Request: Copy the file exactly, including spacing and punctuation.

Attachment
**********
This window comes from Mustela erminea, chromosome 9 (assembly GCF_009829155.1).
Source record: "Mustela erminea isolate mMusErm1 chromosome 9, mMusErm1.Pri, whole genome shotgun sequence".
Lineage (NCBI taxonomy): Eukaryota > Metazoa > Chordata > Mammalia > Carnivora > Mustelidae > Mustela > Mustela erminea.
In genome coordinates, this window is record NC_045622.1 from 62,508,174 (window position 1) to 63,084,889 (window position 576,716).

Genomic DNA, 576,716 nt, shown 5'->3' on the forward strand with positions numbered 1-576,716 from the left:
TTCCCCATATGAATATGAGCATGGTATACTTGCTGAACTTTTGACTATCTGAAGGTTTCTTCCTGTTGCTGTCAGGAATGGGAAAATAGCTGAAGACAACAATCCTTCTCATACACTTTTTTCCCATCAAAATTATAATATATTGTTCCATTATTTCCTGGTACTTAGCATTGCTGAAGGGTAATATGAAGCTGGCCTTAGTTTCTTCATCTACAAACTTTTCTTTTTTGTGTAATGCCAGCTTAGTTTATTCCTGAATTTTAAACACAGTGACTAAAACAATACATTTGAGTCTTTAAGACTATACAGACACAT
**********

This window comes from Mustela erminea, chromosome 9 (assembly GCF_009829155.1).
Source record: "Mustela erminea isolate mMusErm1 chromosome 9, mMusErm1.Pri, whole genome shotgun sequence".
Lineage (NCBI taxonomy): Eukaryota > Metazoa > Chordata > Mammalia > Carnivora > Mustelidae > Mustela > Mustela erminea.
In genome coordinates, this window is record NC_045622.1 from 62,508,174 (window position 1) to 63,084,889 (window position 576,716).

Genomic DNA, 576,716 nt, shown 5'->3' on the forward strand with positions numbered 1-576,716 from the left:
TTCCCCATATGAATATGAGCATGGTATACTTGCTGAACTTTTGACTATCTGAAGGTTTCTTCCTGTTGCTGTCAGGAATGGGAAAATAGCTGAAGACAACAATCCTTCTCATACACTTTTTTCCCATCAAAATTATAATATATTGTTCCATTATTTCCTGGTACTTAGCATTGCTGAAGGGTAATATGAAGCTGGCCTTAGTTTCTTCATCTACAAACTTTTCTTTTTTGTGTAATGCCAGCTTAGTTTATTCCTGAATTTTAAACACAGTGACTAAAACAATACATTTGAGTCTTTAAGACTATACAGACACAT